Architecture in Cyprus is a unique blend of different cultural influences, mostly of European and Middle Eastern origins. It is characterized by two distinct forms of design: traditional, rural local architecture and modern, contemporary urban design. Traditional architecture often features thick walls, flat roofs, and small windows and doors, while modern designs are more open, featuring large glass panels and modern materials. Additionally, traditional architecture often incorporates local materials and motifs, while modern designs blend materials, styles, and colors from different cultures.
Cyprus architecture, Mediterranean, Mediterranean-style, vernacular, traditional, contemporary, modern.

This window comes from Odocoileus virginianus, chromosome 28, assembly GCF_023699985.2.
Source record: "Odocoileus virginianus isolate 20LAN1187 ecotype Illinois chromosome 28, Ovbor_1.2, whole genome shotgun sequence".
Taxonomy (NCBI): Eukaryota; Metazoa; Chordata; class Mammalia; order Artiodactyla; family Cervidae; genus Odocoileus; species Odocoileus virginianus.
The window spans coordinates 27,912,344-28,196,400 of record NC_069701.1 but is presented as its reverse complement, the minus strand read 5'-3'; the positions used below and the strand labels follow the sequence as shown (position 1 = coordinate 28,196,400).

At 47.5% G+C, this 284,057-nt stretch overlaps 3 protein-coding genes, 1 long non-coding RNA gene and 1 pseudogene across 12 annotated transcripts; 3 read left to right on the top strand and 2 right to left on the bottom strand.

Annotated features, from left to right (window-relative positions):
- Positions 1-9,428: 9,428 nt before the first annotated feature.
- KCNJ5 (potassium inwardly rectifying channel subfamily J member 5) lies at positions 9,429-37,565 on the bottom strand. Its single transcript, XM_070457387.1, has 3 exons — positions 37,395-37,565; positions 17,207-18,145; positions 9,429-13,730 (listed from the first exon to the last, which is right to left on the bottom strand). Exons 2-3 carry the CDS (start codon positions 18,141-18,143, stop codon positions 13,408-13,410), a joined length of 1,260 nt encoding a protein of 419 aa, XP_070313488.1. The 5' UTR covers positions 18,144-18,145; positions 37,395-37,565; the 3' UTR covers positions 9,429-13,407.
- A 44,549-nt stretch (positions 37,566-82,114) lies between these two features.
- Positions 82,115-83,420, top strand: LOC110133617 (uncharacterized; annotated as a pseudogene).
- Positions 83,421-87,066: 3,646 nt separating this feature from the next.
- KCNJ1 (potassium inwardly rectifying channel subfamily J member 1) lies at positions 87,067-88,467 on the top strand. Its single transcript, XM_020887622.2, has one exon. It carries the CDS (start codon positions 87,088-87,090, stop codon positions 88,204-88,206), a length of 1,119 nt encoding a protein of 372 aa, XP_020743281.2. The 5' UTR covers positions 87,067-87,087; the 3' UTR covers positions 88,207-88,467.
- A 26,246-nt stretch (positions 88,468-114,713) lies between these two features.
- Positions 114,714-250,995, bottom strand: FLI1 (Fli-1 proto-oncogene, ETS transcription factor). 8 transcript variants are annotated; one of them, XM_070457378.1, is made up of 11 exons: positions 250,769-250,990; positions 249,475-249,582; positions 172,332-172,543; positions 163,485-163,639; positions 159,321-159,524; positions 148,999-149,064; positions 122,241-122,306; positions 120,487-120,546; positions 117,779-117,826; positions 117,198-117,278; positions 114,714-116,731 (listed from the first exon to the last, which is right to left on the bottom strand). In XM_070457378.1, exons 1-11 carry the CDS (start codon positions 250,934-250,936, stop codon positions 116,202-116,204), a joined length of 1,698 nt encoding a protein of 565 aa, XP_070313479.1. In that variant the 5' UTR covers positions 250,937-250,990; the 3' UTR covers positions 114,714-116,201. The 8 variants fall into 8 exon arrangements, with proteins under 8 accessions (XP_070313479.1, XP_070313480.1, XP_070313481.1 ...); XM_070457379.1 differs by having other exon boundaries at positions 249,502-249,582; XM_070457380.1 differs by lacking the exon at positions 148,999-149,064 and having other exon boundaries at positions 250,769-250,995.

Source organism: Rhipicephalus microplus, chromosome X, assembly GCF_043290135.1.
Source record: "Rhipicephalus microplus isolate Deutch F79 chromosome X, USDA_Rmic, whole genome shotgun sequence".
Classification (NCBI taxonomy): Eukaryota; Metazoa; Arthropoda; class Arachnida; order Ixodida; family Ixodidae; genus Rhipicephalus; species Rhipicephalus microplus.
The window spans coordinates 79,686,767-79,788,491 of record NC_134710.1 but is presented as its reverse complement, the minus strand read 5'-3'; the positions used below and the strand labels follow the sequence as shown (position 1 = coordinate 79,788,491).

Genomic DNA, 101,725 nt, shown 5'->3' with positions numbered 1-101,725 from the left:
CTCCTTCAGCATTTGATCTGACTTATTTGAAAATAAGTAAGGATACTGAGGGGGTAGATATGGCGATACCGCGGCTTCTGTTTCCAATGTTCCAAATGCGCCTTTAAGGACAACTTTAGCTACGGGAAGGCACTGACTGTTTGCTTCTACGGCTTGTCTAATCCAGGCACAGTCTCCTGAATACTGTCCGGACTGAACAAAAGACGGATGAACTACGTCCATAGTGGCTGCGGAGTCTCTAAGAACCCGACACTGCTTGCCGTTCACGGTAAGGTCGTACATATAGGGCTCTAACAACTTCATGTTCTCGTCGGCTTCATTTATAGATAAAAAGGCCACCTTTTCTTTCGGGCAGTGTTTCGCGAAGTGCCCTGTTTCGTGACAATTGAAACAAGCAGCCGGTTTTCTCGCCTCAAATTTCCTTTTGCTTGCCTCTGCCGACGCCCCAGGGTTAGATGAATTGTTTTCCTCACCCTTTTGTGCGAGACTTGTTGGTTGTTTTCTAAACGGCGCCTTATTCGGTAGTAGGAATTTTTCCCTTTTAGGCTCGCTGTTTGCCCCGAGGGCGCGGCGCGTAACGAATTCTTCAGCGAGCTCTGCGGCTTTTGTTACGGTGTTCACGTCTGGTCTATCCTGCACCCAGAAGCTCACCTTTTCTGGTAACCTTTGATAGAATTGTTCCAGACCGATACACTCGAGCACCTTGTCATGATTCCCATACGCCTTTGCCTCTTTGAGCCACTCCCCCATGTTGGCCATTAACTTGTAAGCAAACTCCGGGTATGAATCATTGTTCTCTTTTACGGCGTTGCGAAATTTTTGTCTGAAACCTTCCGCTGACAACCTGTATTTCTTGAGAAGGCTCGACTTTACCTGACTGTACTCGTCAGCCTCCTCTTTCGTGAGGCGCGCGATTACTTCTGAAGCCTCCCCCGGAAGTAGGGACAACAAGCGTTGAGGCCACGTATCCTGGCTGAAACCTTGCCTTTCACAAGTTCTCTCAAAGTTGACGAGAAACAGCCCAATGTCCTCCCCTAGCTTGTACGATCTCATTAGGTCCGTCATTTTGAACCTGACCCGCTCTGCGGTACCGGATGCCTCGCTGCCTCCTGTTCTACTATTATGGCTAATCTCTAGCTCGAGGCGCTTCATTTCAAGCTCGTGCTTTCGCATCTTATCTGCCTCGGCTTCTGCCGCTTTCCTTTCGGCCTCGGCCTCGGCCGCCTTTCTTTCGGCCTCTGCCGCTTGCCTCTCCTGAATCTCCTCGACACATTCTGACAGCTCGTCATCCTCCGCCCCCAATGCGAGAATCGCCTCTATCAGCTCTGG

Architecture in Cyprus is a unique blend of the two civilizations that most profoundly impacted the island over the centuries: the ancient Greeks and the Ottoman Turks. The latter left a lasting imprint on the island's architecture, particularly in its traditional urban planning, which is dominated by narrow winding streets, lined with white-washed houses and capped with red-tiled roofs. Byzantine churches, Venetian-style coastal fortifications and Ottoman-era mosques also dot the landscape.
Cyprus architecture, Hellenic antiquity, Ottoman heritage, Mediterranean design.
CITATION : "Lauren Moore. 'Architecture In Cyprus.' Design+Encyclopedia. https://design-encyclopedia.com/?E=189699 (Accessed on March 27, 2023)"
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